30 Mar 2010

Indonesia's Ministry of Religious Affairs considers criminal charges against conference organisers

While local conference organisers may face criminal charges, human rights advocates in Indonesia are simultaneously urging the police to arrest members of several Islamic groups who raided the hotel where participants were staying.

The Ministry of Religious Affairs (Kementerian Agama) told the Jawa Pos newspaper on Sunday it is coordinating with law enforcement agencies to charge the Indonesian organisers of the International Lesbian and Gay Association (ILGA) Asia conference which was scheduled to be held in Surabaya last weekend.

News of the conference and protest dominated local newspaper headlines for almost a week. Above: Gaya Nusantara, which operates a community centre and office with a staff strength of 15, had its premises locked and sealed by protesters last Friday afternoon. (Images from local media via aibai.com)

The Minister of Religious Affairs, Suryadharma Ali, was quoted as saying that activities such as the conference are against religious and moral order, and an offense to the religious community in Indonesia. He added that homosexual behaviour contradicts the teachings of various religions, including Islam. He added that he is certain other religions in Indonesia do not condone homosexual behaviour.

It is believed that the organisers of the conference – none have been specifically named by the authorities although three members of the ILGA Asia board are Indonesian: Poedjiati Tan of Gaya Nusantara, King Oey of Arus Pelangi and Kamilia of Institut Pelangi Perempuan, Indonesia – may be charged under the country’s Blasphemy Law.

The Blasphemy Law, which is currently under review at the Constitutional Court, prohibits alternative interpretations of the six officially recognised religions: Islam, Protestantism, Catholicism, Buddhism, Hinduism and Confucianism; others are officially banned.

If convicted, one faces a jail term of up to five years. 

According to the Jakarta Globe, in 2008, the government used the law to formally ban Ahmadiyah, a minority Islamic sect, because members held that its founder, Mirza Ghulam Ahmad, was the last prophet of Islam, a claim that contradicts mainstream Muslim beliefs.

The Constitutional Court is currently reviewing the law following a demand for a review filed by human rights groups who argue that the law may be abused and misused to intimidate minority religions and allowed minority religious groups to be persecuted.

The conference was organised by Surabaya-based Gaya Nusantara, the country’s longest running gay advocacy group which was founded in 1987 and Jakarta-based Arus Pelangi which was formed in January 2006.

Gaya Nusantara, which operates a community centre and office with a staff strength of 15, had its premises locked and sealed by protesters last Friday afternoon. Staff members Fridae spoke to said they are not aware if there’s a ‘correct’ procedure to have the office unsealed or if they can have the lock cut should they wish to re-enter their office. As of Tuesday morning, the office is still sealed, a member of the staff told Fridae.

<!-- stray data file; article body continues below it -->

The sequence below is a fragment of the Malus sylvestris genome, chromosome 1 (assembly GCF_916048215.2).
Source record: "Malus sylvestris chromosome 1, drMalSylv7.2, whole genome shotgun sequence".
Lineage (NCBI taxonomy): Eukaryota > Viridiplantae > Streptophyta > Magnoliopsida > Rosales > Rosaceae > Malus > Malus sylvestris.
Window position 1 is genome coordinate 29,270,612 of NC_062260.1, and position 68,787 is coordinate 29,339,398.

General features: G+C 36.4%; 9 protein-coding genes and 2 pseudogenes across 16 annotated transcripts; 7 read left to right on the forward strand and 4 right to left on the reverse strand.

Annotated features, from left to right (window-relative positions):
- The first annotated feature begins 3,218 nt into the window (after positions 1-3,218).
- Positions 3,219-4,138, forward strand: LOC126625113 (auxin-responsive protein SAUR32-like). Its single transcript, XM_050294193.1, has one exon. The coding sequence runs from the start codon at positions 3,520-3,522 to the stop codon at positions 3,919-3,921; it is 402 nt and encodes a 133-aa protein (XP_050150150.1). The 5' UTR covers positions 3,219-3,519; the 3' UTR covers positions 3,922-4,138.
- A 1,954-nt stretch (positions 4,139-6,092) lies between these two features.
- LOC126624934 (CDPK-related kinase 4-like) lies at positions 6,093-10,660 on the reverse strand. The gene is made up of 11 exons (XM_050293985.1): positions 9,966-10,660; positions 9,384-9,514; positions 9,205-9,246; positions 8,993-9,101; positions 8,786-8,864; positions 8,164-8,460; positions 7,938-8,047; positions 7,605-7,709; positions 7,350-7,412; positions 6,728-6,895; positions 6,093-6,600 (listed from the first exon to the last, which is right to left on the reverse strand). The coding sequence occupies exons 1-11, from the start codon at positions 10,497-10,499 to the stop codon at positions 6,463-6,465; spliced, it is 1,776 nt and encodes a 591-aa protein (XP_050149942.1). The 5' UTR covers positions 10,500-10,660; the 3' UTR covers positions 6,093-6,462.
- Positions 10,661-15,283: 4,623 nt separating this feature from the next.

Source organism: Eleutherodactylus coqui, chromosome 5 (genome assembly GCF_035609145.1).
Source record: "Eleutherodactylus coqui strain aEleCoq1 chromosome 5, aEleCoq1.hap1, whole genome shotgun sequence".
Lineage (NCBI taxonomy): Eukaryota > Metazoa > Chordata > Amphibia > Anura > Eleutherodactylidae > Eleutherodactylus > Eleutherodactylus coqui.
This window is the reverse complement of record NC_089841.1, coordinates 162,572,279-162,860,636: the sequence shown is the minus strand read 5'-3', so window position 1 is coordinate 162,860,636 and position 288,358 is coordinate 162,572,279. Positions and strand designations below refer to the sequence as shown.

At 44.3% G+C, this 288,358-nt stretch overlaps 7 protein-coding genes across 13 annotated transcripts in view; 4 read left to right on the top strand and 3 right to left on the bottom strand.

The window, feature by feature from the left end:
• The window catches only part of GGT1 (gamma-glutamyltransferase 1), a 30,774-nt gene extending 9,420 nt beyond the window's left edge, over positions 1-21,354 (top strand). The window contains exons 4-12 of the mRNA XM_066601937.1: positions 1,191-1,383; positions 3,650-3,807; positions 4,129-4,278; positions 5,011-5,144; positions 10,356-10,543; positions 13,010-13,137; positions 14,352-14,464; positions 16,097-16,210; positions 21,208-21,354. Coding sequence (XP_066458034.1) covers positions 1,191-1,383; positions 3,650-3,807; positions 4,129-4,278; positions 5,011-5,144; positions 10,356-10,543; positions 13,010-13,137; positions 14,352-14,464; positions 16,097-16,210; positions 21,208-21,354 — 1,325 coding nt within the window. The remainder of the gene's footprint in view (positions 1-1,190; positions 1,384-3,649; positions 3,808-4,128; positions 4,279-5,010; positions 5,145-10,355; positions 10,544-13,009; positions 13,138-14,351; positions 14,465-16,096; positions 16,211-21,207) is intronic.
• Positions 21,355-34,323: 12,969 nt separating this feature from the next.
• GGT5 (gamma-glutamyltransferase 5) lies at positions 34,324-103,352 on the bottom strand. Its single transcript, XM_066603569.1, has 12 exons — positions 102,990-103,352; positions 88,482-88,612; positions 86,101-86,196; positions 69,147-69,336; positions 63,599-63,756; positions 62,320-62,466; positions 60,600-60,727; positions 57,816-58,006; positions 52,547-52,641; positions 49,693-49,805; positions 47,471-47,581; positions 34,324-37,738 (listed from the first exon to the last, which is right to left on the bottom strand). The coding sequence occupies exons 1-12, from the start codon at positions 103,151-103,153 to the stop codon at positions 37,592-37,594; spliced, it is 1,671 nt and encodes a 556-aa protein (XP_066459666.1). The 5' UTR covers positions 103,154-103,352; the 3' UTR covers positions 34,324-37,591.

Last Friday, members of several hardline Islamic groups forced their way into a Surabaya hotel thought to be hosting the conference (in fact, organisers had already publicly announced the cancellation of the conference) and ordered participants who were staying in the hotel to leave the country by Sunday.

Conference organisers told participants last Friday – when the hotel was under siege by between 50 to 150 protesters according to press reports – that the police were unable or unwilling to guarantee the safety of the participants whether they choose to leave the hotel the same evening or if they were to stay the night before leaving the next morning. This was after protesters had threatened that a larger number of protesters will descend on the hotel the next morning. An estimated 60 to 80 participants from more than a dozen countries were in Surabaya for the conference.

Leading gay rights activist and founder of Gaya Nusantara Dede Oetomo was quoted as saying in The Jakarta Post on Monday that he was not able to give a statement sooner as the participants’ and organizers’ safety was under threat: “The police should have been able to ensure the citizens’ rights to convene.”

“It turned out that they could not even ensure the safety and security of the participants and organisers.”

Human rights advocates have accused the police and several religious groups of breaking the law by shutting down the conference and banning conference organisers and participants from speaking to the media.

Women’s activist Vivi Widyawati, who is the spokeswoman of the Mahardhika women’s organisation, said the attackers broke the law and should be punished.

“The move violates democratic principles and humiliates Indonesia in the international forum,” she told The Jakarta Post. She also said the incident was evidence of the failure of President Susilo Bambang Yudhoyono, lawmakers and the political elite to protect minorities in the country.

“We demand the police arrest and imprison the attackers. I doubt, however, that the police have the balls to do so,” Vivi said.

The head of Surabaya’s Alliance of Independent Journalists, Donny Maulana, criticised the Islamic groups for “banning” the congress’ participants from speaking out, saying that such a “ban” would lead to unbalanced reporting.

“A move to ban a news source from speaking to the media is illegal,” he said Sunday, adding that the 1999 Press Law stipulates that preventing journalists from seeking and publishing information was a crime. Those found guilty of doing so face up to two years imprisonment and up to Rp 500 million (US$55,000) in fines, according to the Post.

Indonesia » Jawa Timur